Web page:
Author (s): African Development Bank Group (AfDB)
The African Development Bank Group is a development and finance institution which focuses on sustainable economic development, social progress, and poverty reduction.
Economic Performance and Outlook
Following weak GDP growth averaging 1.8% between 2010 and 2015, the economy picked up in 2016, registering 3.8% growth, driven by agriculture and services (primarily tourism). Domestic demand showed signs of recovery following an increase in government spending and private-sector credit. The trend continues, with GDP growth estimated at 4% in 2017 and projected at 4.1% in 2018, boosted by the recovering tourism sector. Diversifying the economy remains a priority for long-term sustainable growth. Services account for approximately 70% of GDP, of which tourism accounts for 20%.
Since 2015, the government has engaged in fiscal consolidation by increasing pressure on the Public Investment Program and by expanding the tax base. The budget deficit fell from 4.1% of GDP in 2015 to 3.3% in 2016. However, public debt increased from 71.9% of GDP in 2010 to 130% in 2016. To alter course, the government intends to mobilize domestic resources, increase public expenditure efficiency, and reduce debt related to public enterprises.
The budget deficit reached an estimated 4.1% in 2017 and is projected at 4.4% in 2018. In 2016, inflation was –1.4%, due mainly to low energy and food prices. Inflation was estimated at 1.1% in 2017 and is projected to rise to 2% in 2019. The current account deficit shrank to 5.4% of GDP in 2016 due to increased tourism, weak oil prices, and higher remittances from overseas nationals. It is expected to climb to 7.2% in 2017, tracking rising oil prices. Total reserves grew from 4.5 months of imports in 2013 to 6.5 months in 2016, mostly through lower imports and reduced public investment spending.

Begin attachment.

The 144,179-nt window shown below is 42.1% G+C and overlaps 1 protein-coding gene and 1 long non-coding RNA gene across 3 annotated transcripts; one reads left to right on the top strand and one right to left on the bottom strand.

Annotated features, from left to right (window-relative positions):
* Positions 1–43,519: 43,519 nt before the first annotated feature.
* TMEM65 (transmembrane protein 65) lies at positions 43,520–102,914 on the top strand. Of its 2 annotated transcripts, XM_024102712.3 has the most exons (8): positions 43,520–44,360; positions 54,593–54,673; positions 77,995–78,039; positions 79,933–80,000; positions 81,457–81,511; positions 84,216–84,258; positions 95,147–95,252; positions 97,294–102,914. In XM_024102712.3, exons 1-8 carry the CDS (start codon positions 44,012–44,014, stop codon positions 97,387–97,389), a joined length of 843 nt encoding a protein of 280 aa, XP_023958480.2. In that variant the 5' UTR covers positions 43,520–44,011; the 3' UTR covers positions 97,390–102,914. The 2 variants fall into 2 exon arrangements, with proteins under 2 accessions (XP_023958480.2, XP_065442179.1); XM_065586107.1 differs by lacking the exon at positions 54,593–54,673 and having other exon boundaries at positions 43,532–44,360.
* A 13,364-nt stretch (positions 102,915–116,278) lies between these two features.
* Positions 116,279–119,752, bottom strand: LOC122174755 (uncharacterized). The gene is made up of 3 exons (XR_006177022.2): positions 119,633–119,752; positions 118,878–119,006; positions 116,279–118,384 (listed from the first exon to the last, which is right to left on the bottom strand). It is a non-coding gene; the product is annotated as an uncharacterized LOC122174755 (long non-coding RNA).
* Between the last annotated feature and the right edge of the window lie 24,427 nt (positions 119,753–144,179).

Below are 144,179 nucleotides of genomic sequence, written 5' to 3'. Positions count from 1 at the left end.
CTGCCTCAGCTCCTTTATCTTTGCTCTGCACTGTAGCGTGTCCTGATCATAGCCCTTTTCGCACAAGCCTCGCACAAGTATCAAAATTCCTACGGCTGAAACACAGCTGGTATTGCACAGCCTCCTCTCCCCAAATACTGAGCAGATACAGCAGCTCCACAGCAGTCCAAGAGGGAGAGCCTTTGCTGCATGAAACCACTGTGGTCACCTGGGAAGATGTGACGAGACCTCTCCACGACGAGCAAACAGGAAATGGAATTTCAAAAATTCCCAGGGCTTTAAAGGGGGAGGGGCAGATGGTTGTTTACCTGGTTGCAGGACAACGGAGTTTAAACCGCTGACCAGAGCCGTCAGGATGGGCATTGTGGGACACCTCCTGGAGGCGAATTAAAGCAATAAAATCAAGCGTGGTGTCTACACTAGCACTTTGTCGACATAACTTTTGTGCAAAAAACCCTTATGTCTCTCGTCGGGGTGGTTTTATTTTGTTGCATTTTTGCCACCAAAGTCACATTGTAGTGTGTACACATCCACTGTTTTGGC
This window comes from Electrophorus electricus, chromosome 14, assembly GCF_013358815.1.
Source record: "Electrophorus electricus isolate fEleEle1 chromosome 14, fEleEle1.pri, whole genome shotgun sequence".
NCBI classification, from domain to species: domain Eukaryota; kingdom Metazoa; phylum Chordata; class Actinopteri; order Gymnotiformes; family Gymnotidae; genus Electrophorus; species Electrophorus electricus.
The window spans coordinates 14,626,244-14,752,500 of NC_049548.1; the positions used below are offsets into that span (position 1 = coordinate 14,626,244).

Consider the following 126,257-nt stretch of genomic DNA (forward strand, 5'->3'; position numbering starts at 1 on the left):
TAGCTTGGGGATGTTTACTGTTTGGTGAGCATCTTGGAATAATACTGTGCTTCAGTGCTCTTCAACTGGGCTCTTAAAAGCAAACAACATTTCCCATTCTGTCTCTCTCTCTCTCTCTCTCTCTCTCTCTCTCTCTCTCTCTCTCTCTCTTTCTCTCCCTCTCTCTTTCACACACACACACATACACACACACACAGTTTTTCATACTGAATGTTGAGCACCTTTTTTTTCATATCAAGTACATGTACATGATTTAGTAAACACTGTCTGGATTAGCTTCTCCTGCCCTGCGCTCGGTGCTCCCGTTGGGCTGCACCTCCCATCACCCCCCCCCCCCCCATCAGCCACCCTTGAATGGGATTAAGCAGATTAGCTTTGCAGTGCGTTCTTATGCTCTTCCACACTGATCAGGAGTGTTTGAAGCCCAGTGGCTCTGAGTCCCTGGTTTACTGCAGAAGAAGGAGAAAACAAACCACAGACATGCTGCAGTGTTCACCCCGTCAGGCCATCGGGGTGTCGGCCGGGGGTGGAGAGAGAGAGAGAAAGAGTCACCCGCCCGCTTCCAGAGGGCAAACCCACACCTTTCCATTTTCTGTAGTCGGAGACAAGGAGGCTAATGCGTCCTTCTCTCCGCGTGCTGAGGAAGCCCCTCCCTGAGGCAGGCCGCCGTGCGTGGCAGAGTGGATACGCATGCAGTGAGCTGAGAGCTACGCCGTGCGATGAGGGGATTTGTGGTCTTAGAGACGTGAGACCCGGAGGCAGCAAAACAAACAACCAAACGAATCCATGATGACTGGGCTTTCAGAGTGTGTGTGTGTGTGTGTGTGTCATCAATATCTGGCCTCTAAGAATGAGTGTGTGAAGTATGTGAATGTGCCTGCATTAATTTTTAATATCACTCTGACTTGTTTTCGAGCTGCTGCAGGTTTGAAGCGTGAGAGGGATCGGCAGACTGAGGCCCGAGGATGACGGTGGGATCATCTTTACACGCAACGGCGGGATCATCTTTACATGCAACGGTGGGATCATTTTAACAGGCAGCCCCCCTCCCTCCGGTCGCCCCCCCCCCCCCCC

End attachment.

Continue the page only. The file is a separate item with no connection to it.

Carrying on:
Cabo Verde’s economy depends heavily on tourism, which accounts for 47% of exported goods and services. In 2018, foreign direct investment is projected to rise considerably. Manufacturing and catering are likely to expand over the next three years. Despite weak growth in Europe, remittances (which accounted for 11% of GDP in 2016) are expected to continue to increase, helping economic growth. In 2017, Cabo Verde drafted a new Sustainable Economic Development Plan that focuses on promoting the private sector, stimulating economic transformation and diversification to improve resilience to climate change, and strengthening regional integration within the Economic Community of West African States.
The economic outlook depends on overcoming several challenges that affect long-term growth and development, including improving productivity factors, which are currently in decline; diversifying the economy; strengthening resilience to external shocks, notably those related to climate or trade dependence on Europe; and restructuring public enterprises, such as Cabo Verde Airlines and IFH (social housing), whose debts are close to 20% of GDP. Other recent external factors, such as rising borrowing costs resulting from an appreciating U.S. dollar, have exacerbated the country’s macroeconomic situation. Unemployment among young people, who account for half of the working-age population, is problematic. In 2016, the unemployment rate was 28.6% among those ages 15–24, compared with 15% among the total population. Moreover, competitiveness is restrained by a mismatch between the skills of the domestic labor force and business needs.
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